SOCIAL ANXIETY AND SELF-REPORTED TIME SPENT ONLINE IN A SAMPLE OF ALBANIAN UNIVERSITY STUDENTS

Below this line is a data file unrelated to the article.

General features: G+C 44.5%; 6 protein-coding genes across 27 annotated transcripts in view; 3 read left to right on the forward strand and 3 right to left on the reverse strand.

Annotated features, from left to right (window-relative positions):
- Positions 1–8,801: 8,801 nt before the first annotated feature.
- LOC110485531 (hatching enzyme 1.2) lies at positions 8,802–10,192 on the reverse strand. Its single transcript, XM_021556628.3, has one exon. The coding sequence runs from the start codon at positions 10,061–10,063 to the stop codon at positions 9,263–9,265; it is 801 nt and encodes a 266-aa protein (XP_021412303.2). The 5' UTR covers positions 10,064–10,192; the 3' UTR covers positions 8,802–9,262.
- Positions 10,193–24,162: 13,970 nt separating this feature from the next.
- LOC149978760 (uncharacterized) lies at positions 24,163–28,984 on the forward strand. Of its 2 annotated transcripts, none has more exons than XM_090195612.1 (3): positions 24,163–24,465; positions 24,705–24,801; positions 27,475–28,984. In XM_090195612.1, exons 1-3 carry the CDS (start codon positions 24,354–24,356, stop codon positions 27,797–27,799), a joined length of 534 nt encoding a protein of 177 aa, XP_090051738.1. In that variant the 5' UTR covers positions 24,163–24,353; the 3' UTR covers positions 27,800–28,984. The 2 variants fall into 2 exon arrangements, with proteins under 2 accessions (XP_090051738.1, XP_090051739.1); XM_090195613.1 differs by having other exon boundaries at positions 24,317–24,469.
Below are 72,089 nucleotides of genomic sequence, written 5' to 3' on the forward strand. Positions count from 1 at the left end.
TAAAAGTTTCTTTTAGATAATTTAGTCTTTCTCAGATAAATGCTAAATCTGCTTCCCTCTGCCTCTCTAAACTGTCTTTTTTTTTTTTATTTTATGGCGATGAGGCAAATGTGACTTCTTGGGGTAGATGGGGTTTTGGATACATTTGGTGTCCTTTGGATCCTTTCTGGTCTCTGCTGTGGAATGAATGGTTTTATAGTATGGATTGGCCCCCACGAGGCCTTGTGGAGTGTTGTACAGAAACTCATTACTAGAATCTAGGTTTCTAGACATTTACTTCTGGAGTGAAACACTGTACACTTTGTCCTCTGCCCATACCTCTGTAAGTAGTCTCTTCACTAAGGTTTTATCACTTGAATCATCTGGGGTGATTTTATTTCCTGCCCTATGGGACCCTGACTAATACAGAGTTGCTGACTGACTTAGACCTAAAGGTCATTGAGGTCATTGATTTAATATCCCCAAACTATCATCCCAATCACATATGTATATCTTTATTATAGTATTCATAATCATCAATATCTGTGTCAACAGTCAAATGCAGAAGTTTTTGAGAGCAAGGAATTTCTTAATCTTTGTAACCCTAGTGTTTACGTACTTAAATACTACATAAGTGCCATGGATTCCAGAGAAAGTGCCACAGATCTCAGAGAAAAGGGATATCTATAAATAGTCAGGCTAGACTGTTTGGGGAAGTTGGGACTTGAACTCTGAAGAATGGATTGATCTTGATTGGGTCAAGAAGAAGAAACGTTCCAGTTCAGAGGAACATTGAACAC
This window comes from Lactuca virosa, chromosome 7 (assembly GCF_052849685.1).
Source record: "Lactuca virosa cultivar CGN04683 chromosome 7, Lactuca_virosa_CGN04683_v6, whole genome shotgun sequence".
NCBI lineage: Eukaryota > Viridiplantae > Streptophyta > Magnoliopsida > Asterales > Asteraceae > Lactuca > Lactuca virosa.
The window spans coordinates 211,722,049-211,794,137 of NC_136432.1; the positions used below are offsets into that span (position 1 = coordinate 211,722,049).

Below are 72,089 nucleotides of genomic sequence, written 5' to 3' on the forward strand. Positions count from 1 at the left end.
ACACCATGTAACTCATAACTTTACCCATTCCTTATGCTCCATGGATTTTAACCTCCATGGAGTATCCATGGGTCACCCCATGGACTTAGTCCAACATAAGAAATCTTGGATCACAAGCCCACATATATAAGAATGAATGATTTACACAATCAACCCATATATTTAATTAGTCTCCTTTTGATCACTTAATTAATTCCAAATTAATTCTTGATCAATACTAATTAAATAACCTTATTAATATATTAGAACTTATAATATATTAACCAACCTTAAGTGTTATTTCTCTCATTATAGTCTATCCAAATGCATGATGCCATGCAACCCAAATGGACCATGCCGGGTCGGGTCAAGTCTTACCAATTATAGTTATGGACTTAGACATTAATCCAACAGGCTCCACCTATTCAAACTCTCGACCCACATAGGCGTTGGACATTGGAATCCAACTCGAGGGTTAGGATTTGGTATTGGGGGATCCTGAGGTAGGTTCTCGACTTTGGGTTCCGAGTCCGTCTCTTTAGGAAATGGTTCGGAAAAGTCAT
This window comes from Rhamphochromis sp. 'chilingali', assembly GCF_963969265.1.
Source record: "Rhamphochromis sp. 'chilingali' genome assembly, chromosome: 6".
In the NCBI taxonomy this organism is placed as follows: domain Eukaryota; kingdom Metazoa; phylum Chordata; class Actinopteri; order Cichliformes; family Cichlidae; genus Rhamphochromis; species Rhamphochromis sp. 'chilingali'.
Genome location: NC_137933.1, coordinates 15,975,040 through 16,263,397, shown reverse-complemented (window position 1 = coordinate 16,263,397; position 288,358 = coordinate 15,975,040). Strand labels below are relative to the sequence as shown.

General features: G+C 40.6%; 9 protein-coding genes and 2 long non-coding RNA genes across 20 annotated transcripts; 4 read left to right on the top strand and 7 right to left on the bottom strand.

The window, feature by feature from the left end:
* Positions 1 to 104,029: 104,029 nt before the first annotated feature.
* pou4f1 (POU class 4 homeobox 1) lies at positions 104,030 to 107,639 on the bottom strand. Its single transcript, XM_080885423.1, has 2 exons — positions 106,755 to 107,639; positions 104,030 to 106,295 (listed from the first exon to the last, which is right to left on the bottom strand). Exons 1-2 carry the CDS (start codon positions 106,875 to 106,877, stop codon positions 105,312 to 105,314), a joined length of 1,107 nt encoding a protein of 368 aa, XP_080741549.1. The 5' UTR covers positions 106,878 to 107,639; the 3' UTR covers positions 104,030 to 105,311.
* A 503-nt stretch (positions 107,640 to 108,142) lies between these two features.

AbstractOnline activity serves different purposes, one of them being communication and social interaction. Studies have demonstrated that individuals tend to display online behavioral patterns that are similar to their social groups; also there is some evidence that individuals who have interaction difficulties in real life (e.g., social anxiety) might engage more in online behavior. The purpose of the present study was to investigate the relationship between self-reported time spent online, descriptive social norms, and social anxiety symptoms in a sample of 356 Albanian University students. Participants were recruited online. Results showed a significant predictive model for self-reported time spent online, F (7,342)=48.99, p<.001, R2=.50. Age, gender, and the four social anxiety components were not significant predictors; only descriptive norms had a significant effect, β=.70, p<.001. Results are in line with the social normative approach to internet use and have several implications which are discussed in the paper.
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